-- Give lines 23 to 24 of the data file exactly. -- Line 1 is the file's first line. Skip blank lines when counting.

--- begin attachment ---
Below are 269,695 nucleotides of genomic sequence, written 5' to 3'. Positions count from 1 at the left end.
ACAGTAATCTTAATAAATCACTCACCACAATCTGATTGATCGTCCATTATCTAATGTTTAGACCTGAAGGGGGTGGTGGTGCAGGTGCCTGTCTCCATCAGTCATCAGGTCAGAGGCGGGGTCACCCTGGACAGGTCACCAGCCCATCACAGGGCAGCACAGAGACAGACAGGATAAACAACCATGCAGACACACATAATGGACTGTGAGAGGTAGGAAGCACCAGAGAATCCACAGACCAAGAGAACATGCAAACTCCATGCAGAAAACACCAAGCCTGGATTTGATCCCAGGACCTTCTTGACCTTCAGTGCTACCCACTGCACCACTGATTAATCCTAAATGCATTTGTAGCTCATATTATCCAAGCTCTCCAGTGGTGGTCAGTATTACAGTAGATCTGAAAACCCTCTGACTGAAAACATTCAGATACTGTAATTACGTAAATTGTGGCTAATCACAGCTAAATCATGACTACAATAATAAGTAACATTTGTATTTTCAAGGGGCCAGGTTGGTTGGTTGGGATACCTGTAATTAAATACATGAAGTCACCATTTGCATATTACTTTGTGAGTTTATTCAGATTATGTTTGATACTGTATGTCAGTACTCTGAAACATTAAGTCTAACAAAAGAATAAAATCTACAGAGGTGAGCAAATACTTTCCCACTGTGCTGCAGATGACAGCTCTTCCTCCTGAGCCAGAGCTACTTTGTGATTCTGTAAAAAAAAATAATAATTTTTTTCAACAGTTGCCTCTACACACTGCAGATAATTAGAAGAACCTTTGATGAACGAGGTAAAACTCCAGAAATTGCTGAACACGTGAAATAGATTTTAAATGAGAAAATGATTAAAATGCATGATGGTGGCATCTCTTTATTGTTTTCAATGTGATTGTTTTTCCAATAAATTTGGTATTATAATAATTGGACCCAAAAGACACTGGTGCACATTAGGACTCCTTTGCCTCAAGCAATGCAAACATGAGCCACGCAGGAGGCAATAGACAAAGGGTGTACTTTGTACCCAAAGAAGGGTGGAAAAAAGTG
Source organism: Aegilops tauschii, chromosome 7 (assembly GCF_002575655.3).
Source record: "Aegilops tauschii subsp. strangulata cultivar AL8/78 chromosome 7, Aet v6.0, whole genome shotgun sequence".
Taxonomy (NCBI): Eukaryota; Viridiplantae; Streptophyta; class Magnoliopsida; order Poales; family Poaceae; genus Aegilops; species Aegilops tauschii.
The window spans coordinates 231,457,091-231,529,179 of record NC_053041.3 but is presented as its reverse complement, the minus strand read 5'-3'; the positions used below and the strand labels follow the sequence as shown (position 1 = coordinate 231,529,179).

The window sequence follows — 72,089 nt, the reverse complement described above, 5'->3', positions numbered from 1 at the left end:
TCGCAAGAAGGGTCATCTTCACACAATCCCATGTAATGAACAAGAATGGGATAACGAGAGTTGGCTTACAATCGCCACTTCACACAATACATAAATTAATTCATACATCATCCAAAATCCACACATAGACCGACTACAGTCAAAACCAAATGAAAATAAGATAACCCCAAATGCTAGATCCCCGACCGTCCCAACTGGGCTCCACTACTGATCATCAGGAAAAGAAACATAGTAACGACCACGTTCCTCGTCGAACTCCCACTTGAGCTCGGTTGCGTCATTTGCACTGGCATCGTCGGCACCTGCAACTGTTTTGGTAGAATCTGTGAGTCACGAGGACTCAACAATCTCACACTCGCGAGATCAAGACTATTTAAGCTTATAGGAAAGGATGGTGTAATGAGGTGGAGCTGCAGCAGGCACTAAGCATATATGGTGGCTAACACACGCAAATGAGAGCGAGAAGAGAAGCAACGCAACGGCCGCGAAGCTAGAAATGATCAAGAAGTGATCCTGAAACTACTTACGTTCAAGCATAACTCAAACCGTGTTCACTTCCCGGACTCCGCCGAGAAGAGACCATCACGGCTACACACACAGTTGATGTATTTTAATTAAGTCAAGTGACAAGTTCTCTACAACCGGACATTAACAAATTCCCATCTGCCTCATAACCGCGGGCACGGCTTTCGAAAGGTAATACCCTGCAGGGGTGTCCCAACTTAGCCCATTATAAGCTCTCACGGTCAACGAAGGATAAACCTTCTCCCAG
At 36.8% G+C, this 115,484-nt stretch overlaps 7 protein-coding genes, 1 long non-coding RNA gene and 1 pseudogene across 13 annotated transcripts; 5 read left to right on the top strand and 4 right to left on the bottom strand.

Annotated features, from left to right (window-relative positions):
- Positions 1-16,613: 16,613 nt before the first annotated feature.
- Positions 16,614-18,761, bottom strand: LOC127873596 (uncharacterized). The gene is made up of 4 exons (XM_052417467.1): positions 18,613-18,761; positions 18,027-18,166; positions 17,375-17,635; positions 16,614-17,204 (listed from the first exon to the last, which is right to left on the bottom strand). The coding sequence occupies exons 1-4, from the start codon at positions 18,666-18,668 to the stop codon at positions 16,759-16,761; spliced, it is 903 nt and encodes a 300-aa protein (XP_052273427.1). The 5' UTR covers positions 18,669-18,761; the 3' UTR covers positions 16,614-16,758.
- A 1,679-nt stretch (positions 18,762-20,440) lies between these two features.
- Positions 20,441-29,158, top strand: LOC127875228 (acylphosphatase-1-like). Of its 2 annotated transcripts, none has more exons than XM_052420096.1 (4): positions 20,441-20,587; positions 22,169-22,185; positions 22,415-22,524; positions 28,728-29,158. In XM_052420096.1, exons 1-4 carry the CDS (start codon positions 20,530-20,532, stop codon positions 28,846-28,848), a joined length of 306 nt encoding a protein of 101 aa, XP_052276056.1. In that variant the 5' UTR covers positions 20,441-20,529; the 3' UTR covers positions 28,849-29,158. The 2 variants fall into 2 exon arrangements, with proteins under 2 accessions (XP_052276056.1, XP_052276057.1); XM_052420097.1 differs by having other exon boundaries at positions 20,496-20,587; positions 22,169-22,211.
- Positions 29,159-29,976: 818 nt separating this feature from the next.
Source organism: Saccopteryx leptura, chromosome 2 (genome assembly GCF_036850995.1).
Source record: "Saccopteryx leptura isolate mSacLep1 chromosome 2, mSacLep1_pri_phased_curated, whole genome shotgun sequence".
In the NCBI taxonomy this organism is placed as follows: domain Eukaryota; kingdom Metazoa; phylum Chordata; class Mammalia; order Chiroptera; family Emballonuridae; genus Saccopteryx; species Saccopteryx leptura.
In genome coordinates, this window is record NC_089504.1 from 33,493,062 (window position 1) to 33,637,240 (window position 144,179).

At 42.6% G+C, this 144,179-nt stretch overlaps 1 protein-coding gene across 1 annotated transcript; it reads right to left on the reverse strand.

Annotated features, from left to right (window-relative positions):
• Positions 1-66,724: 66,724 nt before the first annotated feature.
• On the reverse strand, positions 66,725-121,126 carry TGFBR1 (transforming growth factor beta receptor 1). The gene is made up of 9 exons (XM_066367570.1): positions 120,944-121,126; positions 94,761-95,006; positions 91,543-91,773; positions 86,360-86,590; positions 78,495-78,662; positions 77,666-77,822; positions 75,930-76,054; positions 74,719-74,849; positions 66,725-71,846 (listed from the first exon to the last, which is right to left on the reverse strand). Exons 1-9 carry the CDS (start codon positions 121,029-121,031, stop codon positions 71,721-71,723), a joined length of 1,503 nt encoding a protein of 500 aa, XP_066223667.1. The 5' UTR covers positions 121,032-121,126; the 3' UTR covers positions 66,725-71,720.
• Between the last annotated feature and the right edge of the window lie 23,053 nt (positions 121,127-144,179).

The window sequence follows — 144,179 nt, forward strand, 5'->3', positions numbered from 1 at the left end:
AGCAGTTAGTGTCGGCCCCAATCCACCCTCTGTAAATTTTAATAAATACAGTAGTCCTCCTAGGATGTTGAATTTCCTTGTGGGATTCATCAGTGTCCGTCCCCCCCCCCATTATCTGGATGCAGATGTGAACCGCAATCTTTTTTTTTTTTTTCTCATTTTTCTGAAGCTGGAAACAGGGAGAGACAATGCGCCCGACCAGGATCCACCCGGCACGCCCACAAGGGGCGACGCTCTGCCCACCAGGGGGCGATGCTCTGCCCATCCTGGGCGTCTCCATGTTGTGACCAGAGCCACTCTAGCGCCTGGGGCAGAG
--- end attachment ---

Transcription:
• On the reverse strand, positions 66,725-121,126 carry TGFBR1 (transforming growth factor beta receptor 1). The gene is made up of 9 exons (XM_066367570.1): positions 120,944-121,126; positions 94,761-95,006; positions 91,543-91,773; positions 86,360-86,590; positions 78,495-78,662; positions 77,666-77,822; positions 75,930-76,054; positions 74,719-74,849; positions 66,725-71,846 (listed from the first exon to the last, which is right to left on the reverse strand). Exons 1-9 carry the CDS (start codon positions 121,029-121,031, stop codon positions 71,721-71,723), a joined length of 1,503 nt encoding a protein of 500 aa, XP_066223667.1. The 5' UTR covers positions 121,032-121,126; the 3' UTR covers positions 66,725-71,720.
• Between the last annotated feature and the right edge of the window lie 23,053 nt (positions 121,127-144,179).